PROVIDENCE, R.I. [Brown University] — To find treatments for connective tissue disorders like fibrosis, scientists need models that can replicate the structure and function of human tissue when it’s healthy as well as when it isn’t, and react to drugs just like diseased human tissue would. But most models are based on animals and present significant limitations.
A new laboratory test model developed by Brown University researchers uses human cells and replicates not only the structure of human tissue, but also its mechanics.
The researchers describe the model in an Advanced Science study published on Tuesday, Feb. 1.
“This model gives researchers a new tool to not only explore the underlying mechanisms of fibrosis and inherited diseases of the extracellular matrix but to also test potential treatments for them,” said senior author Jeff Morgan, a Brown University professor of pathology and laboratory medicine, and of engineering.
That development is crucial, Morgan added, because there are no cures for fibrosis, and disorders of the extracellular matrix like Ehlers-Danlos syndrome and Marfan syndrome are in need of new treatments.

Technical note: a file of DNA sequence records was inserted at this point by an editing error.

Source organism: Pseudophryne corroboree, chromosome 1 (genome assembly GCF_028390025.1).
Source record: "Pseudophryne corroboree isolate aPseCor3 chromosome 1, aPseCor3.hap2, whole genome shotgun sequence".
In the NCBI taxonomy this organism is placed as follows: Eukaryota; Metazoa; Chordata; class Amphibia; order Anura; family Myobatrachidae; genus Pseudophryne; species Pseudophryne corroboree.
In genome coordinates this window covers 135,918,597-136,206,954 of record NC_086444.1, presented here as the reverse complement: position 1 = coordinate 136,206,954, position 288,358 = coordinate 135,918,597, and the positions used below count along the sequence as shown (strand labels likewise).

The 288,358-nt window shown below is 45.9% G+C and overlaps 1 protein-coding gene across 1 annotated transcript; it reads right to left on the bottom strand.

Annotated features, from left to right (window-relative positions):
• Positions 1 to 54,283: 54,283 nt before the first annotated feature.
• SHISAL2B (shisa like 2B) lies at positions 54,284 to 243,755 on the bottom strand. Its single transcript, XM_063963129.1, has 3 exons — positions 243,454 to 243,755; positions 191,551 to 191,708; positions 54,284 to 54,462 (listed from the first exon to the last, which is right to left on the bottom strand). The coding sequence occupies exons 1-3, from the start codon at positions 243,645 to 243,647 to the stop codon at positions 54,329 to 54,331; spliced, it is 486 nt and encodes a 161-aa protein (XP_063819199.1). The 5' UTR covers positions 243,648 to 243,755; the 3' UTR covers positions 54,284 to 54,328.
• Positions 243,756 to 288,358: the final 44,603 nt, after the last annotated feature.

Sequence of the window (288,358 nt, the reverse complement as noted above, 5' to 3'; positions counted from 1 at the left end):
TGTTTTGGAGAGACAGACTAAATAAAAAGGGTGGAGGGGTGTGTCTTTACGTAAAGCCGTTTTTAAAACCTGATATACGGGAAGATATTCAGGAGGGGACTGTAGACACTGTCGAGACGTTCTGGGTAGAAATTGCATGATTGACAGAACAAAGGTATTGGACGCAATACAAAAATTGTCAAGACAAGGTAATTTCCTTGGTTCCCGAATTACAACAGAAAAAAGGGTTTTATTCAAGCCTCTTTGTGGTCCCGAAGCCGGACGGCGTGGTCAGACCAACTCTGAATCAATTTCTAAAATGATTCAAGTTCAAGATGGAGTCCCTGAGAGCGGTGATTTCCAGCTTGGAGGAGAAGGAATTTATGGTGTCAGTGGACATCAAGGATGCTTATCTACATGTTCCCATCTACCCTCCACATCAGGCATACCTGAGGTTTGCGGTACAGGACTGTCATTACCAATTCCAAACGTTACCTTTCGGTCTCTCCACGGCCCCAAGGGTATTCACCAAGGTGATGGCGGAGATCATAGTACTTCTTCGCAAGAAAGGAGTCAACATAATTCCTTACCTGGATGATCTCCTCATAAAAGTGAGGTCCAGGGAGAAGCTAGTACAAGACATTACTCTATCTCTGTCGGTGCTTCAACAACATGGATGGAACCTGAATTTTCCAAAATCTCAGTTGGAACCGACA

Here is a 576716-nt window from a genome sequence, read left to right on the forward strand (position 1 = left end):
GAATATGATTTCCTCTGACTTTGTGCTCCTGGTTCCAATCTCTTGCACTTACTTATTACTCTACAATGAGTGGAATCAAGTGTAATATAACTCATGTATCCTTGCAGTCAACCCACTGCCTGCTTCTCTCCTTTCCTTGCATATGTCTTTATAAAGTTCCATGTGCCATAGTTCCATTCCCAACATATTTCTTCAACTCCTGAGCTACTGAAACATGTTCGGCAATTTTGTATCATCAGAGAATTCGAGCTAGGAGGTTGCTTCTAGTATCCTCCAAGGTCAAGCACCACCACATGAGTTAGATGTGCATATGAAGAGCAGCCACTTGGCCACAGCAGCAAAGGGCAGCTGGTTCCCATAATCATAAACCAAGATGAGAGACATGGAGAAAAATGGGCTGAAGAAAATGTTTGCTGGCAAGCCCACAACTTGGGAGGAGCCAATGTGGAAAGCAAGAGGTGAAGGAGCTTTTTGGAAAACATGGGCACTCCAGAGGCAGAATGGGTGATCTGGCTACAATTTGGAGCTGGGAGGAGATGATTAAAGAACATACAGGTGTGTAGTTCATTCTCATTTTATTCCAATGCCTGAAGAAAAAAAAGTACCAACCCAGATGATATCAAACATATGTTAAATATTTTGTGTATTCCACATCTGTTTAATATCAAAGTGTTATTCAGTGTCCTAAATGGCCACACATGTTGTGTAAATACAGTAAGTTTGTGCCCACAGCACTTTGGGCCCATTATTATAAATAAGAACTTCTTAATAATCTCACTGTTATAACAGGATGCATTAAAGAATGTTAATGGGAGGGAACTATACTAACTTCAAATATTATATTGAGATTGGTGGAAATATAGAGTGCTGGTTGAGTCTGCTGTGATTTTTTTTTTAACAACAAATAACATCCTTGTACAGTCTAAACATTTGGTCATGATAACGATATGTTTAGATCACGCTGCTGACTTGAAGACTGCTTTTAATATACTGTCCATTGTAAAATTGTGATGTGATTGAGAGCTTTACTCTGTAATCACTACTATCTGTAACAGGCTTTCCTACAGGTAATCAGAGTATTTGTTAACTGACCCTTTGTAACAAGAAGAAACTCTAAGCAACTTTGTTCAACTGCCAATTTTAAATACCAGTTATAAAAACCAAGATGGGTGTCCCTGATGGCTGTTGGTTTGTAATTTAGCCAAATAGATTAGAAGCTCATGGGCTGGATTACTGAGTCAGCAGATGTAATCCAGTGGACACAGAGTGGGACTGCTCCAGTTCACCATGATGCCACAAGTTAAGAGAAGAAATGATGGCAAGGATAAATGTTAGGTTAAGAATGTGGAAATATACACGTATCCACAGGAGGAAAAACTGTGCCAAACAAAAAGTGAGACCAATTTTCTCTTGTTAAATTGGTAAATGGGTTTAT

Framing the issue
Key to the functionality of the new model is that it does not include an external artificial “scaffold” for the cells; it uses a novel approach in which cells are harnessed to make their own natural extracellular matrix.
Most tissue engineering approaches rely on the use of protein or polymer scaffolds, explained study coauthor Ben Wilks, who earned a Ph.D. in biomedical engineering at Brown and is now a research fellow at Harvard Medical School and Massachusetts General Hospital. Conventional methods involve growing cells on plastic, while newer approaches embed cells in a collagen hydrogel to mimic the extracellular matrix. This new approach goes much further — it allows cells to synthesize and assemble their own human extracellular matrix.